1-2 oz of oak (boiled for a few minutes to sanitize) is a good place to start. I would go with more American than French oak, the more vanilla character seems like it would go better with the chocolate.

Not sure about the cayenne, but I would go very easy on it (the beer doesn't have a lot of spice). Say 1/2 tsp added to the secondary.

I am about to do something similar, but I want more chile flavor so I am going with dried anchos which are much lower on the scoville scale. I am also going to add a vanilla bean and some cinnamon, and no oak.

Good luck, and welcome to the board.

Should I use the cocoa powder in the boil or in the secondary?

 
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Old 11-30-2009, 06:23 PM   #5
Oldsock
 
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I make a paste with cocoa powder and enough hot water (~150-170 F) to cover. I let it stand for 5 minutes while the cocoa powder hydrates, then rack the beer into secondary on top of it. This method is easy (it is very hard to get cocoa powder to dissolve in cold liquids) and has given me the best chocolate flavor.

Mine is aging at the moment, tastes good after a week on the extras.
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Old 01-04-2011, 07:05 PM   #6
CaptKiRkLeS
 
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B Dub how did this recipe come out?
When did you add the cayenne, cocoa and oak?
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Old 01-04-2011, 07:18 PM   #7
B_Dub
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Apr 2009
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Quote:
Originally Posted by CaptKiRkLeS View Post
B Dub how did this recipe come out?
It turned out really good, it has changed a lot over time. I have been drinking one a month to guage how how much it changed over time and to determine when i thought it was in it's prime for drinking. I would say that after about 10 months it was finally in it's prime and it's closest tasting to the original (up until this point it was a little too oaky). All in all I am very happy with how it turned out, the only thing it is missing is that its body is a little light (although I only noticed this when I drank it side by side with the original). If I were to brew it again I also probably would have added just a dash more of the cayenne to give it a little more presence, but I was afraid of overdoing it at the time.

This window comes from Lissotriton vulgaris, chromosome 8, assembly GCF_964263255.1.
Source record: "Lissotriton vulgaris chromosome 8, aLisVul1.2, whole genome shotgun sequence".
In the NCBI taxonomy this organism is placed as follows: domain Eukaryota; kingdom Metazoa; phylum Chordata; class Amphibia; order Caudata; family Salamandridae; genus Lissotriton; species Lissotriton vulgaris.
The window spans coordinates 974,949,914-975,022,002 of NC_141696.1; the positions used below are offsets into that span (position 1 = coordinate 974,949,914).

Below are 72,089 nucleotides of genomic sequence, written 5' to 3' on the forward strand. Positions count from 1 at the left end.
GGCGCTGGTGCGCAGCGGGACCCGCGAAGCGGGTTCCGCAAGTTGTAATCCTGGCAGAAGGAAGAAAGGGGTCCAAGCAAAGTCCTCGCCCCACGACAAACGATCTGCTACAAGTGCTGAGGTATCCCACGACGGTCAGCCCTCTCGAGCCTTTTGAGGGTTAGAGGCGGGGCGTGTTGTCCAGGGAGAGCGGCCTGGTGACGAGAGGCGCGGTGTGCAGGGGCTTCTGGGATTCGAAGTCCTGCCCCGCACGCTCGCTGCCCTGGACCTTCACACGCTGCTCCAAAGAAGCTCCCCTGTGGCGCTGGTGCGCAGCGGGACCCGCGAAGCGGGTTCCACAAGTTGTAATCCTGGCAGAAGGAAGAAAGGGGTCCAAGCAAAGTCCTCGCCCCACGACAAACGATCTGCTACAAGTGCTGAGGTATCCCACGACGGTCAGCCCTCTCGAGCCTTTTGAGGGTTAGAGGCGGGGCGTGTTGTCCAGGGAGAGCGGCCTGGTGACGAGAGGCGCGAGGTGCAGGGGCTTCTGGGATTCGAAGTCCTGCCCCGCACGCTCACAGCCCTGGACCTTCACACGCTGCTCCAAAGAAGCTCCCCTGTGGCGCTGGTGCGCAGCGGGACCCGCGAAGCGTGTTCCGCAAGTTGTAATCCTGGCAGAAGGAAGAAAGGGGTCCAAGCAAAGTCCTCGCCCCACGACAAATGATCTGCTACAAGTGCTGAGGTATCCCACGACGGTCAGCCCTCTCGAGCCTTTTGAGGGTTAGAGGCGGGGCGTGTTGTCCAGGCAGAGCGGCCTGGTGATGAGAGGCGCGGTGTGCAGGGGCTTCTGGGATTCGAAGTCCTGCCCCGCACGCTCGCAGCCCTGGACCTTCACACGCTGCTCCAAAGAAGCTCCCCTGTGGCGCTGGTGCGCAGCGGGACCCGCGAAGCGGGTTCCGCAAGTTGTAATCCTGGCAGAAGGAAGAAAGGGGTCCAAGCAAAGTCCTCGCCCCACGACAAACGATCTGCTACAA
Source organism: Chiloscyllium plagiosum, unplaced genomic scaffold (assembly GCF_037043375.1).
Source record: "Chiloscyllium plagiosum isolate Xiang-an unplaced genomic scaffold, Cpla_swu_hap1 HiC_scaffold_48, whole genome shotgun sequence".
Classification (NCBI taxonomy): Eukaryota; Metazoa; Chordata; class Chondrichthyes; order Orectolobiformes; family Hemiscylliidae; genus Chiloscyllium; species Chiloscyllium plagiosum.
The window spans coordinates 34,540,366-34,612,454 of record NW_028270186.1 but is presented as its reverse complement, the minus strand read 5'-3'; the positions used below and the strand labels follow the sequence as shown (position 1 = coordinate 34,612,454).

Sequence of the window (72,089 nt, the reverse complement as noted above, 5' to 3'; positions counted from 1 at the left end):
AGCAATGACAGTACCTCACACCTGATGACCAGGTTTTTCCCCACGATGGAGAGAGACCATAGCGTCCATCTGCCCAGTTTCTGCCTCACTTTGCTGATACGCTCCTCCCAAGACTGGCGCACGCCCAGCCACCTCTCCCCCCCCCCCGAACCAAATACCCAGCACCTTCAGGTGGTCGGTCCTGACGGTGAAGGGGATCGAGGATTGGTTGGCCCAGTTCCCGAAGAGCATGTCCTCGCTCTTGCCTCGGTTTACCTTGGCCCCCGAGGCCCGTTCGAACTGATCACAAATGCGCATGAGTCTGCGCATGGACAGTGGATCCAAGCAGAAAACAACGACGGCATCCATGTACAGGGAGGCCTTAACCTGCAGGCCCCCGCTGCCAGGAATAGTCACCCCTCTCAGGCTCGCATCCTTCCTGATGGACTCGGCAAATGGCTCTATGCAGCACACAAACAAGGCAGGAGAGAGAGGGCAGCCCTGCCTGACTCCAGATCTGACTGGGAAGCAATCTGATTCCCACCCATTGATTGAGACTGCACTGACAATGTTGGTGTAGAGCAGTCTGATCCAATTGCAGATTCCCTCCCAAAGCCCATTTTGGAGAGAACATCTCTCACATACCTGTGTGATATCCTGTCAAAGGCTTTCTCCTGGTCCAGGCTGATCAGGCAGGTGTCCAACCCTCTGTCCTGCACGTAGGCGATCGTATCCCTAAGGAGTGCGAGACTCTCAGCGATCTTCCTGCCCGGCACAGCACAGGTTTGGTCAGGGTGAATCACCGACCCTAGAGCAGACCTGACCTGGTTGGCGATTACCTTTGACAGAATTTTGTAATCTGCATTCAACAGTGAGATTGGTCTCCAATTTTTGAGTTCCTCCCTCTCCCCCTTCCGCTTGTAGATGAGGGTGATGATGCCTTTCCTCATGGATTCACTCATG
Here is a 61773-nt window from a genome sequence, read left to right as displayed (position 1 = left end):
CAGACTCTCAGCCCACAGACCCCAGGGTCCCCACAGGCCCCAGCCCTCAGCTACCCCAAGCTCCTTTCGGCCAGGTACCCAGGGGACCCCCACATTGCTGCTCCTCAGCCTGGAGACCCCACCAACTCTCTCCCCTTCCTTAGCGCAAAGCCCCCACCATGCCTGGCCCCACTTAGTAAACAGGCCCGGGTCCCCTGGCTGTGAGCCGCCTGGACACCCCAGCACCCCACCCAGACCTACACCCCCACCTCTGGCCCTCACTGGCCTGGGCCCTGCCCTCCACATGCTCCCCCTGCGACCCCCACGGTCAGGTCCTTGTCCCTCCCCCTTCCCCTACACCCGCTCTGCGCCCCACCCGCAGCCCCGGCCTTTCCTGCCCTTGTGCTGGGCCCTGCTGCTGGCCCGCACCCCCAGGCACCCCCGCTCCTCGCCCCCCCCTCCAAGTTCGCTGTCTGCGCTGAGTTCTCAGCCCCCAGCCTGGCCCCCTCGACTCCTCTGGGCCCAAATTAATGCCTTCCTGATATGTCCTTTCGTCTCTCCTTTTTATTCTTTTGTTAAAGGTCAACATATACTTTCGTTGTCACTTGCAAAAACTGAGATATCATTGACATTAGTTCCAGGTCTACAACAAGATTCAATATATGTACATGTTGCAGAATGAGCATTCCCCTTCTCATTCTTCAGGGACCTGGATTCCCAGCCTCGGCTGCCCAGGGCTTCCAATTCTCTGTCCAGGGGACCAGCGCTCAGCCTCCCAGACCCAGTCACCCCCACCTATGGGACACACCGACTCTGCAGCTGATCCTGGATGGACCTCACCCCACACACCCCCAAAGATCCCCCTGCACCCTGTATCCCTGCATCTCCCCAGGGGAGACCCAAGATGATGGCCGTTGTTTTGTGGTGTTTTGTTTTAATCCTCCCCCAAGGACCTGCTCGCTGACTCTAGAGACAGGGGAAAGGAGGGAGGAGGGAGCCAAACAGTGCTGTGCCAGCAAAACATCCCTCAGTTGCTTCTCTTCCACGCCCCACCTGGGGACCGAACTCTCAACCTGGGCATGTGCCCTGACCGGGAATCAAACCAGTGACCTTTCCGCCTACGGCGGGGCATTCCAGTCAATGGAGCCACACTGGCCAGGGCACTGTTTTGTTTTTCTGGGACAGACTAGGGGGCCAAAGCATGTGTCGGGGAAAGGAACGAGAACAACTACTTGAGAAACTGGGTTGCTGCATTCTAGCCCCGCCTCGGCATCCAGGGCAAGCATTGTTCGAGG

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Old 01-04-2011, 09:30 PM   #8
miked2024
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Oct 2010
Houston
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what was your final recipe? specifically the cayenne, cocoa and oak schedule.

thanks.

 
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Old 01-07-2011, 01:38 AM   #9
Newgene
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Dec 2010
Waveland, MS
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Quote:
Originally Posted by miked2024 View Post
what was your final recipe? specifically the cayenne, cocoa and oak schedule.

thanks.
I'd like to know as well.

 
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Old 01-09-2011, 06:13 AM   #10
Newgene
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Dec 2010
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I'm about to brew this in the next few days. I think I'm going to add 8 oz of cocoa, 1/2 tbsp cayenne, and then probably 8 oz of lactose.

I'm still debating the lactose. I would need to add it to the secondary or bb because I won't have it in time for the boil.